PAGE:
Being the victim of Internet fraud is a tough pill to swallow no matter how it happens. But to be a lonely and vulnerable person who thinks they've found love only to find out they've actually been the victim of an online romance scam surely adds insult to injury.
Nevertheless, Internet romance scams were a common enough occurrence in 2011 to cost victims $50 million, according to a new report from the Internet Crime Complaint Center.
The center received 314,246 complaints last year, 5,600 of which were related to romance scams. And that $50 million price tag is the result of victims losing an average of $8,900 each.
So how exactly does someone get duped out of that much money?
According to the report, scammers comb through chat rooms, dating sites, and social networking sites looking for their targets and use a well-rehearsed script that has proven successful in the past. Often times, they'll send their victims flowers and gifts while using stories of personal tragedy, injury, and other hardships to earn trust and concern.
The report also notes that, while all demographics are vulnerable, criminals tend to prey on those who are over 40, divorced or widowed, the disabled, and the elderly.
As John Breyault, director of the National Consumers League's fraud center, explained to the Washington Examiner, "Because they have developed a relationship, often romantic, with their victim, there's more trust there."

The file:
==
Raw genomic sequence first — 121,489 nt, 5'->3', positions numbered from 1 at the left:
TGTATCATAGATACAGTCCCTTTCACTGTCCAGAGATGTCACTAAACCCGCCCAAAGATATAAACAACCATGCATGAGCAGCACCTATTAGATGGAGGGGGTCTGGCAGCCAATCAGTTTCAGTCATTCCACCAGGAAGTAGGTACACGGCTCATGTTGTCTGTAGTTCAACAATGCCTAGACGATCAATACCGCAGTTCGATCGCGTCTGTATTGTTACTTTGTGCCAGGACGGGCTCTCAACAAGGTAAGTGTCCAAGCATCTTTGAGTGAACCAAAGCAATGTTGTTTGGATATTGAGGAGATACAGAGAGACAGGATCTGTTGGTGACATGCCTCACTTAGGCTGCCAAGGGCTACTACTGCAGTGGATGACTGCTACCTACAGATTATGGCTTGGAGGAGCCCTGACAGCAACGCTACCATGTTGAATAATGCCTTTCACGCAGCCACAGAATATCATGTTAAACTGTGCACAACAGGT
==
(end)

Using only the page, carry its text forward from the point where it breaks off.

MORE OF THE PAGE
FBI spokeswoman Jenny Shearer also told the Examiner that the total sums lost by victims can get so high because they end up paying for expensive items such as plane tickets and medical procedures.
HuffPost blogger and cancer survivor Dori Hartley wrote of experiencing an online romance scam first-hand in much this same way: For five years, she had an online relationship with someone she thought was suffering from cancer.
"So, how do stupid things like this happen to smart people like me?" Harley wrote. "Desperate loneliness is a good place to start -- that, and a willingness to believe in a fantasy. After all, the heart wants what the heart wants, and I wanted love. Or maybe it's just impossible to think that anyone would lie about having cancer -- especially to a survivor."
In September, a study out of the University of Leicester found that there have been 200,000 victims of online dating fraud in the U.K. alone.
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